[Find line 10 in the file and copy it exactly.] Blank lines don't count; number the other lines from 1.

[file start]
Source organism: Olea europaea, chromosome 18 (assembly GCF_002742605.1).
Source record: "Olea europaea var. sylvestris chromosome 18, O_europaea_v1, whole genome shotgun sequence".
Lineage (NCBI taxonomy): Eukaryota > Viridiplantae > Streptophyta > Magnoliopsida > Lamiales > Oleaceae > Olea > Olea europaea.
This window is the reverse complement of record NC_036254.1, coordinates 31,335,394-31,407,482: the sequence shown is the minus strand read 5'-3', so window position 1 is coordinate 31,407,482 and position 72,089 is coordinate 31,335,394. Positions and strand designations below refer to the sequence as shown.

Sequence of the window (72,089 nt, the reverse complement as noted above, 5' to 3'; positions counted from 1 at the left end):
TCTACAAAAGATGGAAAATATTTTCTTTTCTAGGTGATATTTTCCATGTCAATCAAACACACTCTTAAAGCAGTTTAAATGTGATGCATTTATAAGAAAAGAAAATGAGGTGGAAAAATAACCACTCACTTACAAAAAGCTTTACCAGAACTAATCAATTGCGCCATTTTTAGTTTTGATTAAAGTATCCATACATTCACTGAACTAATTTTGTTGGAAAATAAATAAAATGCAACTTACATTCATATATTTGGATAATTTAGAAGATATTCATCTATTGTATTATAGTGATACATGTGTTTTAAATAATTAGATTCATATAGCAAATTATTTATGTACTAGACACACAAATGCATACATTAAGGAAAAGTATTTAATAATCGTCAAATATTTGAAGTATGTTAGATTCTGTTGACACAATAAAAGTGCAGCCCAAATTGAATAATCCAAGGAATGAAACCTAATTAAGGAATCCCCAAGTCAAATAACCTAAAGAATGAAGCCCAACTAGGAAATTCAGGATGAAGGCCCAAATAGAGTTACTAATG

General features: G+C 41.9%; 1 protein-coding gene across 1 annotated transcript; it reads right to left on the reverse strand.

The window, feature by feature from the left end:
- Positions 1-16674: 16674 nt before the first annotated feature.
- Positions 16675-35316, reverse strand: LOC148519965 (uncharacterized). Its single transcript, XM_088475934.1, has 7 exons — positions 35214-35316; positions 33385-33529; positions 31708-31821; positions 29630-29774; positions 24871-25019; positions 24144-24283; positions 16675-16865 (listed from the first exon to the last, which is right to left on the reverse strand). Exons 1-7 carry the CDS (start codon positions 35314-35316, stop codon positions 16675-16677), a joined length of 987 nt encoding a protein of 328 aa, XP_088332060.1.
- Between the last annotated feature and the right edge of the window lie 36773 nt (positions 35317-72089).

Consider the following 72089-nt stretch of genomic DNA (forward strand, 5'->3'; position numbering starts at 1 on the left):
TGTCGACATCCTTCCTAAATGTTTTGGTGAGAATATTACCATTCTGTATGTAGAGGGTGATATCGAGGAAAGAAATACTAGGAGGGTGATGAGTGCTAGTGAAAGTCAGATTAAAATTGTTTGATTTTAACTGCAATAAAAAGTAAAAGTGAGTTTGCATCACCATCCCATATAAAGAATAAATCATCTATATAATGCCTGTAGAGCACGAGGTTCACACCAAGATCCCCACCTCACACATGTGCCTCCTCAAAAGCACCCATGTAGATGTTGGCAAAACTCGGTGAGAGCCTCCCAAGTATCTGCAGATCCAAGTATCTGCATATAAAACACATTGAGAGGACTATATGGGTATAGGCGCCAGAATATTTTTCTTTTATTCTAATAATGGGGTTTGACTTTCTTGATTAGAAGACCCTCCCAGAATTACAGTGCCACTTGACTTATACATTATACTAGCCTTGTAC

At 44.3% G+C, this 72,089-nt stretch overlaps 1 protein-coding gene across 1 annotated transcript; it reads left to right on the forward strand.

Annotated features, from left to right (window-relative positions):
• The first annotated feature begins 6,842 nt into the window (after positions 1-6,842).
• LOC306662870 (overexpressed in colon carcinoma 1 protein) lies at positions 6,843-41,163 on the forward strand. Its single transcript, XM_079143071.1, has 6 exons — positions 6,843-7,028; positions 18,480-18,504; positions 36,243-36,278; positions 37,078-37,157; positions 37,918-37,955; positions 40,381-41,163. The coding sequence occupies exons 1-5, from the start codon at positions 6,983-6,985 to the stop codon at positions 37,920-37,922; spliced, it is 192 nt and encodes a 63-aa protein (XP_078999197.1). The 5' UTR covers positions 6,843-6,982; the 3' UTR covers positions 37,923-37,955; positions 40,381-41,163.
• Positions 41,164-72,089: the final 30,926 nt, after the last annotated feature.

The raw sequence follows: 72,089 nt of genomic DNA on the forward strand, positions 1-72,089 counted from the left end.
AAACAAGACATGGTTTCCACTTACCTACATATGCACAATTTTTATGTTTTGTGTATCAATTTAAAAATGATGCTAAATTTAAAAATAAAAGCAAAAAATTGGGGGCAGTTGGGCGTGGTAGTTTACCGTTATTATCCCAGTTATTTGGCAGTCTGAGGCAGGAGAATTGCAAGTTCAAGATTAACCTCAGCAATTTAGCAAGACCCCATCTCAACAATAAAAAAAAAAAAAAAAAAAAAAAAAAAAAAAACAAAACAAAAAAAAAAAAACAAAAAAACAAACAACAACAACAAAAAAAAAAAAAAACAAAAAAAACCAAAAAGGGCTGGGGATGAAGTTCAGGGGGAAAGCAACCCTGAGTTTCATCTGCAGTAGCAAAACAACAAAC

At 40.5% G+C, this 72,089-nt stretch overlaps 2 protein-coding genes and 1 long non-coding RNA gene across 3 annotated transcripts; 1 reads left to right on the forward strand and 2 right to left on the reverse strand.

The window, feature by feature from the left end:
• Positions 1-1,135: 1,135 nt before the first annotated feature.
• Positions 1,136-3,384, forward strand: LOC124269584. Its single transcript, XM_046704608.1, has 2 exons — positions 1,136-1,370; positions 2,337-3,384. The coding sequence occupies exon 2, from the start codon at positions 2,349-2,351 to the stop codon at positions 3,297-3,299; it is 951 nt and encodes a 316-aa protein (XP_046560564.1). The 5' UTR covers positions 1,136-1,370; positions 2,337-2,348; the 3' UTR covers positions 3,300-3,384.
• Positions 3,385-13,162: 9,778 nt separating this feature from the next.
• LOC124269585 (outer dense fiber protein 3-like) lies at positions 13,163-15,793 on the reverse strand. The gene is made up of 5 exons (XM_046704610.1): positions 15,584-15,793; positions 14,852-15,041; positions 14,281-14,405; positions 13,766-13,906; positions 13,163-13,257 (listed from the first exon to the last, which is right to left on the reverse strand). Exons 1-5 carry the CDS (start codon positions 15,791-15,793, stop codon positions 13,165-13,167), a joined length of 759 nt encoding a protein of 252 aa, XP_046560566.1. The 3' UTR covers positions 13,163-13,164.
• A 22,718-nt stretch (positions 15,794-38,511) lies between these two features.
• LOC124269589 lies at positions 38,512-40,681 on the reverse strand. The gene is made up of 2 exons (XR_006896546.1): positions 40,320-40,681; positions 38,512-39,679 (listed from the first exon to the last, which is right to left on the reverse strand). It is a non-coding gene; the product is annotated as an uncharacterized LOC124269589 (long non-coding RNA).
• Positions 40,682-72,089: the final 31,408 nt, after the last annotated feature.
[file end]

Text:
- Positions 16675-35316, reverse strand: LOC148519965 (uncharacterized). Its single transcript, XM_088475934.1, has 7 exons — positions 35214-35316; positions 33385-33529; positions 31708-31821; positions 29630-29774; positions 24871-25019; positions 24144-24283; positions 16675-16865 (listed from the first exon to the last, which is right to left on the reverse strand). Exons 1-7 carry the CDS (start codon positions 35314-35316, stop codon positions 16675-16677), a joined length of 987 nt encoding a protein of 328 aa, XP_088332060.1.